Chandrayaan-2 mission, India's second ambitious mission to the moon, is set to be launched at 2: 43 pm on Monday from Sriharikota in Andhra Pradesh. The countdown for the Rs 978-crore lunar mission began at 6: 43 pm on July 21, progressed smoothly, the Indian Space Research Organisation (ISRO) said. During the countdown, the rocket and spacecraft's systems will undergo checks and fueling. The rocket, which will be launched today, will deliver Chandrayaan-2 in Earth's orbit. This spacecraft consists of three modules — Orbiter, Lander and Rover. Catch Chandrayaan 2 Launch by ISRO Live News Updates Here.
The rocket, nicknamed as 'Baahubali', will carry the 3.8-tonne Chandrayaan 2 spacecraft which has three modules namely Orbiter, Lander (Vikram) and Rover (Pragyan). The lander is named 'Vikram' as a tribute to the pioneer of India's space programme and former ISRO chairman Vikram Sarabhai. Chandrayaan 2 Launched Successfully by ISRO From Satish Dhawan Space Centre in Sriharikota; India Scripts History With Second Moon Mission.
About 16-minutes into its flight on Monday, the GSLV-Mk III rocket is expected to sling the Rs 603 crore Chandrayaan-2 into an Earth parking 170x40400 km orbit. The GSLV-Mk III rocket is nicknamed the 'Baahubali', an allusion to the eponymous character from the film Baahubali, who lifted a heavy lingam.
When Will Chandrayaan 2 Reach Moon?
The lunar landing is expected to happen around September 7, 2019, as per details available on the ISRO website. Scientific experiments will continue on the lunar surface for 14 Earth day (1 lunar day) while the orbital experiment will happen for about 1 year. The Chandrayaan - 2 will be launched on July 22, 2019, at 14:43 hrs IST (2.43 pm) from Satish Dhawan Space Center at Sriharikota onboard GSLV Mk-III. It will be injected into an earth parking 170 x 39120 km orbit. A series of manoeuvres will be carried out to raise its orbit and put Chandrayaan-2 on Lunar Transfer Trajectory.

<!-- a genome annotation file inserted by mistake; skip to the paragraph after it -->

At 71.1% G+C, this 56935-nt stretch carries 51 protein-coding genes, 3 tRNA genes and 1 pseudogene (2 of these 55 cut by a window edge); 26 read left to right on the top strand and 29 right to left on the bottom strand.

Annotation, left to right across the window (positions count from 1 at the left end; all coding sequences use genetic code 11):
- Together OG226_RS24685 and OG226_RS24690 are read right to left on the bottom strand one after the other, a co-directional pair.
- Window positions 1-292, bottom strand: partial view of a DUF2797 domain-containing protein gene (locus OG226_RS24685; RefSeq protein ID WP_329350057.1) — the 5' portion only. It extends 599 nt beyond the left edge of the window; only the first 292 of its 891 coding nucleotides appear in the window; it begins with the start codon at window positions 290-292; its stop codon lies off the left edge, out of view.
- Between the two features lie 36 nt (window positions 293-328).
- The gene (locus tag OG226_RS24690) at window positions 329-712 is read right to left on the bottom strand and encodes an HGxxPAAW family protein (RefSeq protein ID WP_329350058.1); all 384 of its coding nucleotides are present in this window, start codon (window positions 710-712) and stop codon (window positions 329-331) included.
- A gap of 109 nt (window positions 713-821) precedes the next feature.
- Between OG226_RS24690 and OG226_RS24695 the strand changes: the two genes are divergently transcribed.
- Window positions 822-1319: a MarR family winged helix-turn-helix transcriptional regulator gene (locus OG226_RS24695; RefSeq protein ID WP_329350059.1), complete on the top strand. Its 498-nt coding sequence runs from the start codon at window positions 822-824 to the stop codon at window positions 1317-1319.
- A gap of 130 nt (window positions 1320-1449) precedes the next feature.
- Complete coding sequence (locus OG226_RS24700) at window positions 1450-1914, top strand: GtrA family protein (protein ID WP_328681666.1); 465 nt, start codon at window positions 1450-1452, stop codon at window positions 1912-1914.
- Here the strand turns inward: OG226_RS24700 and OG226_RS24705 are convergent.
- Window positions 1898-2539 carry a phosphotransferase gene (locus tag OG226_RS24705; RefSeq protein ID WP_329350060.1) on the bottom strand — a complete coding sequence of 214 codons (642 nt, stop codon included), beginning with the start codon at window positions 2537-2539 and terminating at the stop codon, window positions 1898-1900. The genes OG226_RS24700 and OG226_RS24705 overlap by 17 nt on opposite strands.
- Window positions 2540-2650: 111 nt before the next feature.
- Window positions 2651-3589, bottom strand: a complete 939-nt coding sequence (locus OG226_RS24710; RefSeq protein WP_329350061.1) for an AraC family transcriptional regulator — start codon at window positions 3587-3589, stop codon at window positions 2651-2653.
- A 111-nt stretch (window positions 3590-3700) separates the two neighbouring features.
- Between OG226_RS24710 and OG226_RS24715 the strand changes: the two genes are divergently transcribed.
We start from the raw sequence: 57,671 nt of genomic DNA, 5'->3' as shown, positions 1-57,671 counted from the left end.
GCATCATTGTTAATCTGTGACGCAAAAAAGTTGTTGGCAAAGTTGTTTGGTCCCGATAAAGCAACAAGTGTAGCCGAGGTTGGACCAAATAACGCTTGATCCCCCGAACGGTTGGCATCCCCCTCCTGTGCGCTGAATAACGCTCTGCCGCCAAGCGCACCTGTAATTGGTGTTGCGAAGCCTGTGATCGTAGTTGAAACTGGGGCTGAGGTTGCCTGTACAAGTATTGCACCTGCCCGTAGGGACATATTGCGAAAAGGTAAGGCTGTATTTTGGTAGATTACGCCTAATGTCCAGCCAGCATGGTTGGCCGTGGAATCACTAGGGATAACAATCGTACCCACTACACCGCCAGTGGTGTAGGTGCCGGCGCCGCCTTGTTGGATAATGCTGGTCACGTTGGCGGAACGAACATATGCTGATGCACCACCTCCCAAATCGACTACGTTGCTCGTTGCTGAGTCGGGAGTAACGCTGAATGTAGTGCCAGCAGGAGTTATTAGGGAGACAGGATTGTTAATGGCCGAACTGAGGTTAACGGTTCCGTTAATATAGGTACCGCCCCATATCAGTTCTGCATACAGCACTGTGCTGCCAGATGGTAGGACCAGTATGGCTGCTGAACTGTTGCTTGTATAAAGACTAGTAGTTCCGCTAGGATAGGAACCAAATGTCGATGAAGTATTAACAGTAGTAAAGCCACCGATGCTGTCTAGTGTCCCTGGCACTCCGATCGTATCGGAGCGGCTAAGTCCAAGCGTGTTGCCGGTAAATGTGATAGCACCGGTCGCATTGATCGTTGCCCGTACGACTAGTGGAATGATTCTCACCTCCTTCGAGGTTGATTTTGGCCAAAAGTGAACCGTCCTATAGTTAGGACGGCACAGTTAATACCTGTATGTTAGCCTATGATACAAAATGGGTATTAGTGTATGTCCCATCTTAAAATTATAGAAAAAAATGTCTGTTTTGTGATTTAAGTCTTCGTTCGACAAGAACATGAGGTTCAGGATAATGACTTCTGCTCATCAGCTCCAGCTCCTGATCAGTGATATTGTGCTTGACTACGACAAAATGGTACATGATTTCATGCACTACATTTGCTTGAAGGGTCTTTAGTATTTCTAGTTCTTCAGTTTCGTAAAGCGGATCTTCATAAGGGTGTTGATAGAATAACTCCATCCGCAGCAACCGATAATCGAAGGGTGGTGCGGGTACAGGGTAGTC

On entering Moon's sphere of influence, on-board thrusters will slow down the spacecraft for Lunar Capture. The Orbit of Chandrayaan-2 around the moon will be circularised to 100x100 km orbit through a series of orbital manoeuvres.
GSLV Mk-III Will Shoot Chandrayaan 2 to Its Designated Orbit
The GSLV Mk-III will carry Chandrayaan 2 to its designated orbit. According to ISRO, this three-stage vehicle is India's most powerful launcher to date, and is capable of launching a four-ton class of satellites to the Geosynchronous Transfer Orbit (GTO). Its components are S200 solid rocket boosters, L110 liquid stage. C25 upper stage. In the first stage, the strap on tanks will burn solid fuel, the second stage has a core booster which burns liquid fuel and the third and the last step, is a cryogenic engine, that burns liquid hydrogen.
Landing Day on September 7, 2019
The lander Vikram will finally land near the South Pole of the moon on September 7, 2019. On the day of landing, the lander will separate from the Orbiter and then perform a series of complex manoeuvres, comprising rough braking and fine braking. Imaging of the landing site region prior to landing will be done for finding safe and hazard-free zones.